Trying to install openhab on a Rasberry Pi 3.
Downloaded the latest image of Hasbian
Used Etcher to copy it to an SD card.
Plugged in an ethernet cable and the SD card and powered it up.
After a few minutes, I tried logging in as openhasbian with SSH.
When I logged in, I got the following:
ilogin as: openhabian
Linux openHABianPi 4.9.80-v7+ #1098 SMP Fri Mar 9 19:11:42 GMT 2018 armv7l
The programs included with the Debian GNU/Linux system are free software;
the exact distribution terms for each program are described in the
individual files in /usr/share/doc/*/copyright.
Debian GNU/Linux comes with ABSOLUTELY NO WARRANTY, to the extent
permitted by applicable law.
Wi-Fi is disabled because the country is not set.
Use raspi-config to set the country before use.
Every 2.0s: cat /boot/first-boot.log openHABianPi: Tue Jan 1 17:38:21 2019
2018-03-13_22:53:38_UTC [openHABian] Starting the openHABian initial setup.
2018-03-13_22:53:38_UTC [openHABian] Storing configuration… OK
2018-03-13_22:53:38_UTC [openHABian] Changing default username and password… O
2018-03-13_22:53:38_UTC [openHABian] Setting up Ethernet connection… OK
2018-03-13_22:53:38_UTC [openHABian] Ensuring network connectivity… OK
2018-03-13_22:53:38_UTC [openHABian] Waiting for dpkg/apt to get ready… OK
2018-03-13_22:53:52_UTC [openHABian] Updating repositories and upgrading install
ed packages… FAILED
2019-01-01_17:26:54_UTC [openHABian] Initial setup exiting with an error!
When I CTL-C to exit that, and try to
I get prompted for the password, and then get
“command not found”.
Any ideas? What else should I look at/for?
Check that your internet connection for the RPI is not block by router e.g. see if you can ping google at 22.214.171.124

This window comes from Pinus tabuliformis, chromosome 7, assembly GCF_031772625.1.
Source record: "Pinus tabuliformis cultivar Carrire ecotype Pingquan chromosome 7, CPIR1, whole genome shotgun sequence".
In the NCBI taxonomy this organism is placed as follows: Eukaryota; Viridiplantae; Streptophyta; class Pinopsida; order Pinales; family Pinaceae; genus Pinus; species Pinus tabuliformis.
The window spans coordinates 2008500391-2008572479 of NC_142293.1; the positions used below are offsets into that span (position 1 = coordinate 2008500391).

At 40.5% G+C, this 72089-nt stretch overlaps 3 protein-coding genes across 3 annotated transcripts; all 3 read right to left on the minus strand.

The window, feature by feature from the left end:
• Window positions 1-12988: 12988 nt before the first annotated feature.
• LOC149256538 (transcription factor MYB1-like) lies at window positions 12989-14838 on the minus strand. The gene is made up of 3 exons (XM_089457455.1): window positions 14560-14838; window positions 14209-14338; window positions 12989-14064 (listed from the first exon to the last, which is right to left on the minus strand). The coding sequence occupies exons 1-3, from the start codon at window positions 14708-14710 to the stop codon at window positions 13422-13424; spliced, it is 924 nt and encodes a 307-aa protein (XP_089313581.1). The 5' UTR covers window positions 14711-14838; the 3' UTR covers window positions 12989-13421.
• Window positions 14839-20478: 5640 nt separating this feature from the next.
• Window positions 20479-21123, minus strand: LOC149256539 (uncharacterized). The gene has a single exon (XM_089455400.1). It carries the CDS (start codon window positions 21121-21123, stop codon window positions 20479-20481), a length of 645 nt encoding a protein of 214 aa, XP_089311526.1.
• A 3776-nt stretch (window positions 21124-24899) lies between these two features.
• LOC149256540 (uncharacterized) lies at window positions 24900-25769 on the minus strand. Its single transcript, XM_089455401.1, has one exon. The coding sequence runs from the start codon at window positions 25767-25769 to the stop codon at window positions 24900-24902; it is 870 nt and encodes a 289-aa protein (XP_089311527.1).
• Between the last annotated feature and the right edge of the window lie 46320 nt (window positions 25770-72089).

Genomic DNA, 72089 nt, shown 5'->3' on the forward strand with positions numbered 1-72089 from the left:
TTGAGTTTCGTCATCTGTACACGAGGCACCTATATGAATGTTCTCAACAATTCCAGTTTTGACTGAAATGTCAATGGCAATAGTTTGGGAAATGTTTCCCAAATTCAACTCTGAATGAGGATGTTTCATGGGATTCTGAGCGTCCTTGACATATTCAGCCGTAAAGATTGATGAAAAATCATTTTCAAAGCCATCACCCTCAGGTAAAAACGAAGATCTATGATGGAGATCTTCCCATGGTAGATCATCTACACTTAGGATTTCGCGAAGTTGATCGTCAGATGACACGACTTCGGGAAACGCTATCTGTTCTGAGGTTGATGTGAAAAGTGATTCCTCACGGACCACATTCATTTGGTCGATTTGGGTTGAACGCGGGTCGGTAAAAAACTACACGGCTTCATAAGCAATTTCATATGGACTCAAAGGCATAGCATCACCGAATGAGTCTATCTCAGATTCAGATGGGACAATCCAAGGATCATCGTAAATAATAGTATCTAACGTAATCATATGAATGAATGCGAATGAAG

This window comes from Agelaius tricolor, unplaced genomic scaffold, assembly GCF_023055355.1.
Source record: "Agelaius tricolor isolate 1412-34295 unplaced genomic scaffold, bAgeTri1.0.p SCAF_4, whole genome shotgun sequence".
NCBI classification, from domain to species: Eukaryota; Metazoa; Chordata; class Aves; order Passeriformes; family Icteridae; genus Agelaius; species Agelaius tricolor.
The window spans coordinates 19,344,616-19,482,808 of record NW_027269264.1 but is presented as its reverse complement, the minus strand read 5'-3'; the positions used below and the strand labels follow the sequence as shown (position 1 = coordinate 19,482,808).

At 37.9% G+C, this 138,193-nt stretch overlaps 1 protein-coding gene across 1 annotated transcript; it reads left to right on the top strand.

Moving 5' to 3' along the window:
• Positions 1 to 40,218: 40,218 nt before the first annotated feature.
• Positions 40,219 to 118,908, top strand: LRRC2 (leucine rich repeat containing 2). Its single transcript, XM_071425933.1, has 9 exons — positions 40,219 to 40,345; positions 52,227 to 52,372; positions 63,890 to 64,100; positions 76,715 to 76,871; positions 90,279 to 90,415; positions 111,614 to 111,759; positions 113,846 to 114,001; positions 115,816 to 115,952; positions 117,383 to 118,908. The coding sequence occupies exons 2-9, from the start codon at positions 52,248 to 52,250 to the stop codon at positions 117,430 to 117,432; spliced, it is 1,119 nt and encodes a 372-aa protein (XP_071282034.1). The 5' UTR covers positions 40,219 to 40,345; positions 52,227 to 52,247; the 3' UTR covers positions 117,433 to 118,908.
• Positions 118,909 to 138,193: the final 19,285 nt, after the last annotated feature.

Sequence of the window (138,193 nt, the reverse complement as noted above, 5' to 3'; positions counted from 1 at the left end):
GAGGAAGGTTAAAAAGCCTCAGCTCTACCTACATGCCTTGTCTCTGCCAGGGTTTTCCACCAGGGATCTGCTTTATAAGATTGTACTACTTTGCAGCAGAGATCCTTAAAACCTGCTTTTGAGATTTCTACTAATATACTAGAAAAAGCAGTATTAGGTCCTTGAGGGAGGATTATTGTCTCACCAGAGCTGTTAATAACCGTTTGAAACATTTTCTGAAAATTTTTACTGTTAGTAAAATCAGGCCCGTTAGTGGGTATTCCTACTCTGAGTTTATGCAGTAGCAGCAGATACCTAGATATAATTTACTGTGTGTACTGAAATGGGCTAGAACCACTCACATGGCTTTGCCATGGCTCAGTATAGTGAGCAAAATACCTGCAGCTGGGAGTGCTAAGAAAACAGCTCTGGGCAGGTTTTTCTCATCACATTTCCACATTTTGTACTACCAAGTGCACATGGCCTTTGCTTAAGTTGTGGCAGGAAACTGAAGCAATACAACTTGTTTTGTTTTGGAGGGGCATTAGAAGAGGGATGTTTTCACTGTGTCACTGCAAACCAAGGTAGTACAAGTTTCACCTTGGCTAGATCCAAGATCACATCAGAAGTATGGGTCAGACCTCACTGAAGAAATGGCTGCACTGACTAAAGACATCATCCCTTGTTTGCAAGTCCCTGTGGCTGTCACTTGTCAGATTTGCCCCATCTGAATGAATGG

and that name resolution (DNS) is working. If it does not, you need to rework your router.
Thank you for the suggestion.
The connection to the Internet is working fine. I can ping any number of external addresses.
And I am able to do a “sudo apt update” from the commandline when logged in as openhabian.
@Nicholas_Vrtis When using openhabian image it’s recommended to use the openhabian-config tool for update and upgrades.
Is this a typo b/c it should be sudo openhabian-config
The fact you can use sudo apt update but issues with the config tool kinda answers the question above about a typo.
It’s openhabian not openhasbian
It might have been a typo when I started the topic.
But I did a copy/paste of your sudo, and still got the “command not found”
The reason I tried the apt update is to establish that I did have a good internet connection, and it was one of two commands in firstboot.sh that proceed the failure message in the firstboot.log.
Could you try typing it in, just to make sure there’s no issue with copy/paste. I know it sounds stupid but you should be able to use this command with no issue. If you would please post the link you downloaded the openhabian image from.
Not a problem with typing it in again. I’ve seen stranger things happen.
I typed it in, and got the same results.
Here is the link I used.
Raspain link from openhab.org